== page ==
I remember visiting a historical house several years back, (it may have been the Mark Twain house, but I’m not sure), and while there, the tour guide told us that the furniture and decorations had been arranged as they would have been during the lifetime of the owner. This had been made possible, the tour guide said, because the people who had visited the house had described, in detail, the appearance and arrangement of everything from the sofa to the ash tray in their letters to friends and family members back home.
Now that is the art of description.
So how does that apply to us today? I think any writer, no matter how experienced, can benefit from doing what I did for my assignment and what those visitors of the past did in their time, which is learn to describe the environment around them, particularly those of us who specialize in fantasy, since the richness of our created worlds comes from our ability to take what we have seen and mold it into something we haven’t.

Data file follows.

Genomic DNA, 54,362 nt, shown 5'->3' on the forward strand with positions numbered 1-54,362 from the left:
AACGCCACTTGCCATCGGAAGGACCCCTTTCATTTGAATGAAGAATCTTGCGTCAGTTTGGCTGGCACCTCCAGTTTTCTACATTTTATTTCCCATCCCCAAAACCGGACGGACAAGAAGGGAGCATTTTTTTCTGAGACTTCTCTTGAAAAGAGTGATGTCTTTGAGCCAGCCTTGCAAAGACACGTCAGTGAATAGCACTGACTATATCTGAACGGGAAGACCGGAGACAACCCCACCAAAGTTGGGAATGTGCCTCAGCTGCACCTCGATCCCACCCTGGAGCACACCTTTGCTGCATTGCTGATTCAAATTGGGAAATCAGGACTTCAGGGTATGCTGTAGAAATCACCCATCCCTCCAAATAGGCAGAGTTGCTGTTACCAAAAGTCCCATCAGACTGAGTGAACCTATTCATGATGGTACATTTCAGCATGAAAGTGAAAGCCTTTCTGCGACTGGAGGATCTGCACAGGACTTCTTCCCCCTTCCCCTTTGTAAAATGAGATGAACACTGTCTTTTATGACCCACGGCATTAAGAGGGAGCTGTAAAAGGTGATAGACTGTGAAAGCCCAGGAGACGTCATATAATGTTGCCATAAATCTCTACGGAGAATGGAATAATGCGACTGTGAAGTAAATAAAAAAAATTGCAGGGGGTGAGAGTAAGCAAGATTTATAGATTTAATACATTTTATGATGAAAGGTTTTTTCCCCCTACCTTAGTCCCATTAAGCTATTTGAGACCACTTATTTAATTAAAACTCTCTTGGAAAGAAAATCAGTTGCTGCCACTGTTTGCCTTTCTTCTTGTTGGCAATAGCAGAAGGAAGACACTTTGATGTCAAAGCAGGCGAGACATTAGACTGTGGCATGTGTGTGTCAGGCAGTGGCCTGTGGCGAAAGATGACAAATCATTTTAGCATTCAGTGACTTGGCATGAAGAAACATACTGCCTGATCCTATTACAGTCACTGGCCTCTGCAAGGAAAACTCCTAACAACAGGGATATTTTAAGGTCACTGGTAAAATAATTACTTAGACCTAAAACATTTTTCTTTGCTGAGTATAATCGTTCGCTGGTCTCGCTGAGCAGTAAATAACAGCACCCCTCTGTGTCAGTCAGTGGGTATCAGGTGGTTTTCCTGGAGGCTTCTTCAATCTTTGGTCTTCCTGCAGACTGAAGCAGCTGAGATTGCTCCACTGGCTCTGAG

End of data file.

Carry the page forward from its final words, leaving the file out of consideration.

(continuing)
If you’re a writer, I encourage you to take a couple hours and explore your hometown. Take a walk through the historical district. Visit a coffee shop. Go to the public library. Then pull out a pen and paper or your laptop (I prefer pen and paper since I feel like ideas flow better that way) and describe what you see there. That way, someday your explanation will go from, “White walls, metal shelves, and industrial-type lightning,” to:
“The quiet hum of whispered conversations filled the air of the library’s main room. Young children giggled softly over newly-discovered books as older patrons tapped away at computer keyboards, while bright, early-afternoon sunlight filtered in through the glass doors leading into the lobby, glowing against off-white walls and painted metal shelves. The natural light of the day was offset only by the long, industrial light fixtures that hung above the stacks loaded with books.”
Any place, no matter how mundane, can become a story in and of itself if you use the right words.
Have any other suggestions for how to improve description? I’m always interested in learning new ways to improve my writing, so please feel free to share. And in the meantime, happy reading!